Everett, Wash. – Fluke Corporation, the global leader in handheld electronic test and measurement technology, has posted new how-to videos on the Fluke website hosted by television personality and professional carpenter Chip Wade
These fast-moving, entertaining and instructional programs include guidance on when, why and how to use ultra-precise Fluke laser distance meters, Fluke infrared non-contact thermometers and Fluke electrical testers.
In six quick video segments, Wade shows how to use highly-accurate Fluke laser distance meters to quickly and accurately measure spaces and calculate floor area and volume for electrical, HVAC and other projects. Fluke Laser Distance Meters instantly measure distances up to 330 feet with accuracy of 1/16 inch. Wade shows how technicians, estimators and contractors can use Fluke Laser Distance Meters to get more work done faster, with fewer people on the job site.
In his segment on using Fluke Infrared Non-contact Thermometers, Wade explains the advantages of infrared when speed is essential or measurement points are inaccessible. He also covers distance-to-spot ratio and emissivity, two concepts maintenance technicians and other users need to understand to make best use of their infrared thermometers, and talks about the capabilities of various Fluke thermometer models. Click here to see Chip discuss “Infrared Thermometers for Maintenance Technicians.”
For professional electricians or do-it-yourselfers, Fluke electrical testers such as the Fluke VoltAlert, Fluke T+Pro and Fluke T5-1000 are essential for working safely on electrical circuits. As Wade explains in “Electrical Testers for Electricians,” these testers enable users to make sure the circuits and equipment they’re working on are turned off and safe to touch. Wade discusses the capabilities of the various testers and explains how to use them to ensure safe working conditions.
Wade is also the host of “Thermal Imagers for Building Inspectors,” a series of six video segments that show home inspectors and weatherization contractors how to use Fluke thermal imagers to inspect homes and commercial buildings. Wade discusses the principles of thermography and shows how to use a Fluke thermal imager to inspect the structure of a home, detect moisture problems, uncover heat loss and airflow issues in heating and ventilation systems and inspect commercial buildings. Wade shows how thermal imaging can help an inspector or contractor build their business by solving problems for customers.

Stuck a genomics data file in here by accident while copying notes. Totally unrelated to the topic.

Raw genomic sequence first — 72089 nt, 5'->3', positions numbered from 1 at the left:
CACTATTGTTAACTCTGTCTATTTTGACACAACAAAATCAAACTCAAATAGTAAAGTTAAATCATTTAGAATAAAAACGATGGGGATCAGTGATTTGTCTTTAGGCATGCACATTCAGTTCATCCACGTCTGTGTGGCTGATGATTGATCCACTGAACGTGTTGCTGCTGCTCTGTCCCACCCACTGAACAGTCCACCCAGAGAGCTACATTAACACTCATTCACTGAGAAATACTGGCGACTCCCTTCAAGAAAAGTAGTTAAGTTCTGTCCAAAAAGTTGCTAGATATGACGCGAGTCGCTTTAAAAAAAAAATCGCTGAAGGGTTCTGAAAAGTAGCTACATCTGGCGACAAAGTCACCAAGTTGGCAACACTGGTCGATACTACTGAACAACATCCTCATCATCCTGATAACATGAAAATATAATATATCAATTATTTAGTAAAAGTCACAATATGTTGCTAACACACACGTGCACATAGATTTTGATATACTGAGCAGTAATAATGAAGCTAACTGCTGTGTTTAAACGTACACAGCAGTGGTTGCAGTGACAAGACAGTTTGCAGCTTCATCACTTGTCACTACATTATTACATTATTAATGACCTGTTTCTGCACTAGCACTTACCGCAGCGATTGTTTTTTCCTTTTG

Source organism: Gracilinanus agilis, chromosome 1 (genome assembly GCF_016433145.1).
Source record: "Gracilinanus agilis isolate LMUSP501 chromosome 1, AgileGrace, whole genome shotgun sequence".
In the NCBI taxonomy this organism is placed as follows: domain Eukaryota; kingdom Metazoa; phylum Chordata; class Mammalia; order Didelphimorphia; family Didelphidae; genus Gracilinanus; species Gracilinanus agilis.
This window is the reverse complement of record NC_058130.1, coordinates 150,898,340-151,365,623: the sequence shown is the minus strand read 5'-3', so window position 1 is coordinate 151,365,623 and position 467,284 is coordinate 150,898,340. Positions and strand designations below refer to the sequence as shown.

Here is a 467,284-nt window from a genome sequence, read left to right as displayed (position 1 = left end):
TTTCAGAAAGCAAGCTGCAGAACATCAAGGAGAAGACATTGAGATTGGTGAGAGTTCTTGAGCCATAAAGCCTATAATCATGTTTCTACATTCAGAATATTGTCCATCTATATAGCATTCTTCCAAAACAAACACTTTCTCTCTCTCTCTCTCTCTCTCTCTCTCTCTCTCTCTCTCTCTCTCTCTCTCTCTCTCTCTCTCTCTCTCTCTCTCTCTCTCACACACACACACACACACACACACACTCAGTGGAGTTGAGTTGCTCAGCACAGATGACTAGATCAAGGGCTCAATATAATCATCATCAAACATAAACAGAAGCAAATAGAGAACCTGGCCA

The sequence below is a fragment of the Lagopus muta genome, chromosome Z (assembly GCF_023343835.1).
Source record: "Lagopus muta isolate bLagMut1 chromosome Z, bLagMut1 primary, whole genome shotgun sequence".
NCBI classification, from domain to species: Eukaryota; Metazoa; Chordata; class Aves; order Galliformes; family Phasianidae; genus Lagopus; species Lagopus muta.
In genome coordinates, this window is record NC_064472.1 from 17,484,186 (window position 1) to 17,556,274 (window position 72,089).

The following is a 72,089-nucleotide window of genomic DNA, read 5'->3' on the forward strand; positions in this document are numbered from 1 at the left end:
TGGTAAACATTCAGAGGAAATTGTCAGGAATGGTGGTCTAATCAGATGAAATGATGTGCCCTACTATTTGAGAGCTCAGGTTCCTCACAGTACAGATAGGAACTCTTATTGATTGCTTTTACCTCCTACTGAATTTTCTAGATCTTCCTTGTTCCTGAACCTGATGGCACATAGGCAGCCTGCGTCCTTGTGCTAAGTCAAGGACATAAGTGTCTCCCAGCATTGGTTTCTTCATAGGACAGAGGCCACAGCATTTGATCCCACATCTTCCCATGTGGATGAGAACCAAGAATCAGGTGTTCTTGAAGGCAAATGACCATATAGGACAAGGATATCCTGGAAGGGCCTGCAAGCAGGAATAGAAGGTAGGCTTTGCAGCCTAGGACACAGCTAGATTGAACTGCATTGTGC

Atlanta native Chip Wade comes from a line of experienced carpenters and woodcraftsmen. Wade graduated from Georgia Tech with a degree in mechanical engineering and became certified in residential construction while working as a structural engineer in a home building firm. In the fall of 2007, he joined HGTV's Designed to Sell team as the carpenter on the Atlanta team. For more information on Wade, check out www.chipwade.com.
Fluke test instruments are distributed in more than 100 countries. For more information on Fluke tools and applications, or to find the location of your nearest distributor, contact Fluke Corporation, P.O. Box 9090, Everett, WA USA 98206, call (800) 44-FLUKE (800-443-5853), fax (425) 446-5116, e-mail email@example.com or visit the Fluke Web site at http://www.fluke.com.
Founded in 1948, Fluke Corporation is the world leader in compact, professional electronic test tools. Fluke tools deliver the testing and troubleshooting capabilities that are critical to keep commerce and industry running smoothly. Fluke customers are technicians, engineers, electricians, metrologists and building diagnostic professionals who install, troubleshoot and manage industrial, electrical and electronic equipment and calibration processes for quality control and building restoration. In the past five years, Fluke tools won more than 50 industry awards, including Best in Test, Engineer’s Choice and Product of the Year. Fluke is a registered trademark of Fluke Corporation in the United States and/or other countries. The names of actual companies and products mentioned herein may be the trademarks of their respective owners.